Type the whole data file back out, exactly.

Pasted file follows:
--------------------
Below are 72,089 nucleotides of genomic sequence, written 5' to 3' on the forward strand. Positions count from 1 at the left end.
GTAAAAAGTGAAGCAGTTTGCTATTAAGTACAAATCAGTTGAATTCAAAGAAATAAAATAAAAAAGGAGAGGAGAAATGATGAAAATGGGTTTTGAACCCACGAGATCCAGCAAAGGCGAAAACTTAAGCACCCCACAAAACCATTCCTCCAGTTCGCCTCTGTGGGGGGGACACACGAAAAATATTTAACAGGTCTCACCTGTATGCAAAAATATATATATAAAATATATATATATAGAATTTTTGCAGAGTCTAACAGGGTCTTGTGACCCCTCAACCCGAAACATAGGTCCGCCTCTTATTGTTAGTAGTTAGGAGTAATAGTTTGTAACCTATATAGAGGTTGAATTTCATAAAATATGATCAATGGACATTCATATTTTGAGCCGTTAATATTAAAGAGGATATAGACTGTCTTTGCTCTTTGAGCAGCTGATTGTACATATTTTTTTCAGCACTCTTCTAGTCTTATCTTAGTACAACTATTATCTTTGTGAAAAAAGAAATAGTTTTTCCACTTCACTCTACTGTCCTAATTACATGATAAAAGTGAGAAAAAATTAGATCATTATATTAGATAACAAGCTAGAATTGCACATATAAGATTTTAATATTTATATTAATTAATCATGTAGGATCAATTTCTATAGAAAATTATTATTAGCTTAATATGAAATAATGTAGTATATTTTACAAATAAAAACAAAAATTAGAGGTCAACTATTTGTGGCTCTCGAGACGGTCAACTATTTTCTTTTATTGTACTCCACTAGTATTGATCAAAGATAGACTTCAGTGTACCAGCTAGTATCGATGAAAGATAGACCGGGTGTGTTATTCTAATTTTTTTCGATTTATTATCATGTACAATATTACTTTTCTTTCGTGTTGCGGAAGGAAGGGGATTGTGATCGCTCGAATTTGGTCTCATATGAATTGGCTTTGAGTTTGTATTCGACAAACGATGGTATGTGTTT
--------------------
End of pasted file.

Below are 72,089 nucleotides of genomic sequence, written 5' to 3' on the forward strand. Positions count from 1 at the left end.
GTAAAAAGTGAAGCAGTTTGCTATTAAGTACAAATCAGTTGAATTCAAAGAAATAAAATAAAAAAGGAGAGGAGAAATGATGAAAATGGGTTTTGAACCCACGAGATCCAGCAAAGGCGAAAACTTAAGCACCCCACAAAACCATTCCTCCAGTTCGCCTCTGTGGGGGGGACACACGAAAAATATTTAACAGGTCTCACCTGTATGCAAAAATATATATATAAAATATATATATATAGAATTTTTGCAGAGTCTAACAGGGTCTTGTGACCCCTCAACCCGAAACATAGGTCCGCCTCTTATTGTTAGTAGTTAGGAGTAATAGTTTGTAACCTATATAGAGGTTGAATTTCATAAAATATGATCAATGGACATTCATATTTTGAGCCGTTAATATTAAAGAGGATATAGACTGTCTTTGCTCTTTGAGCAGCTGATTGTACATATTTTTTTCAGCACTCTTCTAGTCTTATCTTAGTACAACTATTATCTTTGTGAAAAAAGAAATAGTTTTTCCACTTCACTCTACTGTCCTAATTACATGATAAAAGTGAGAAAAAATTAGATCATTATATTAGATAACAAGCTAGAATTGCACATATAAGATTTTAATATTTATATTAATTAATCATGTAGGATCAATTTCTATAGAAAATTATTATTAGCTTAATATGAAATAATGTAGTATATTTTACAAATAAAAACAAAAATTAGAGGTCAACTATTTGTGGCTCTCGAGACGGTCAACTATTTTCTTTTATTGTACTCCACTAGTATTGATCAAAGATAGACTTCAGTGTACCAGCTAGTATCGATGAAAGATAGACCGGGTGTGTTATTCTAATTTTTTTCGATTTATTATCATGTACAATATTACTTTTCTTTCGTGTTGCGGAAGGAAGGGGATTGTGATCGCTCGAATTTGGTCTCATATGAATTGGCTTTGAGTTTGTATTCGACAAACGATGGTATGTGTTT